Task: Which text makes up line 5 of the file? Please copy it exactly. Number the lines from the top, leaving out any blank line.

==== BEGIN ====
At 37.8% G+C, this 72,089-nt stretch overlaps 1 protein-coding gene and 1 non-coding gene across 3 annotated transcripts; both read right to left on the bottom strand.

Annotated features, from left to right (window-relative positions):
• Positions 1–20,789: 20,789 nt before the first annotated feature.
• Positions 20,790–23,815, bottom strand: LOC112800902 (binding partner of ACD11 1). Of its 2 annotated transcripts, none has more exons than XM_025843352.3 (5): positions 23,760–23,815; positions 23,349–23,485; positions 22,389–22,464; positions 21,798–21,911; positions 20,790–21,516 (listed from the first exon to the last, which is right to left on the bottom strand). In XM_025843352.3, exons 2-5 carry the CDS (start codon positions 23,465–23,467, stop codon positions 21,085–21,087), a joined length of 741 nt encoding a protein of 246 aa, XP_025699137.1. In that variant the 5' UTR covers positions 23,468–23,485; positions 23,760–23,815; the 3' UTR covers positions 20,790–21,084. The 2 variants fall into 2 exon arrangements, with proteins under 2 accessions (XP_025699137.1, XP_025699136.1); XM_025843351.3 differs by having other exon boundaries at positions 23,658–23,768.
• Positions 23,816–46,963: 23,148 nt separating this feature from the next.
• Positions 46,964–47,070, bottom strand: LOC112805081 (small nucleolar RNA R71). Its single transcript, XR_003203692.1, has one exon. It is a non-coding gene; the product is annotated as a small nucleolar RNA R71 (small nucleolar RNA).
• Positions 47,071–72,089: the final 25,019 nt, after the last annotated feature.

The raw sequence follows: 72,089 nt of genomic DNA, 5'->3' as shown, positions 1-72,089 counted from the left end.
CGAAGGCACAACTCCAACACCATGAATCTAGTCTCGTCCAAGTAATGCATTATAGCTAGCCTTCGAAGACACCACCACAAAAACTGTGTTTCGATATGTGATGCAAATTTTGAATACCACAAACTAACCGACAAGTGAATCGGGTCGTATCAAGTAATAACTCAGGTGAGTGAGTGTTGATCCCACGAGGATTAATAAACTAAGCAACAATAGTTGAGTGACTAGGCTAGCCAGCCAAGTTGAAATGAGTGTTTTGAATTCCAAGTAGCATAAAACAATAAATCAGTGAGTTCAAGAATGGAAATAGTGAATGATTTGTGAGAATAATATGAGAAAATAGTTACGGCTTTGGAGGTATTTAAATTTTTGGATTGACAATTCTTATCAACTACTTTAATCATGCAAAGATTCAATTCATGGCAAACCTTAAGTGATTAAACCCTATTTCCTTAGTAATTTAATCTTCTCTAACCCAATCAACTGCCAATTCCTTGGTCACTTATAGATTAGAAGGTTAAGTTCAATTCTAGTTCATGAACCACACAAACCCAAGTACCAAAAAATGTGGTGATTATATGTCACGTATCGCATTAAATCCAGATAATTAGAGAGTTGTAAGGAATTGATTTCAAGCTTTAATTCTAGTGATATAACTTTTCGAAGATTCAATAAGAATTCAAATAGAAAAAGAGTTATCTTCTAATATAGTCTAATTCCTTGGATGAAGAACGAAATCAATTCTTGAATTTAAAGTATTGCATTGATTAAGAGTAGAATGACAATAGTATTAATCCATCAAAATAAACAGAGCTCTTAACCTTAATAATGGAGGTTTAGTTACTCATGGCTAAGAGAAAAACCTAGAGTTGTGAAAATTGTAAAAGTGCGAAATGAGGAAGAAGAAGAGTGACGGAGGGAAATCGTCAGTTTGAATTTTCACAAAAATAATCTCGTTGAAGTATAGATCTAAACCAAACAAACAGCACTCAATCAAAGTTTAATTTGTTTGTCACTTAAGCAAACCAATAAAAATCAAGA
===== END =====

• Positions 23,816–46,963: 23,148 nt separating this feature from the next.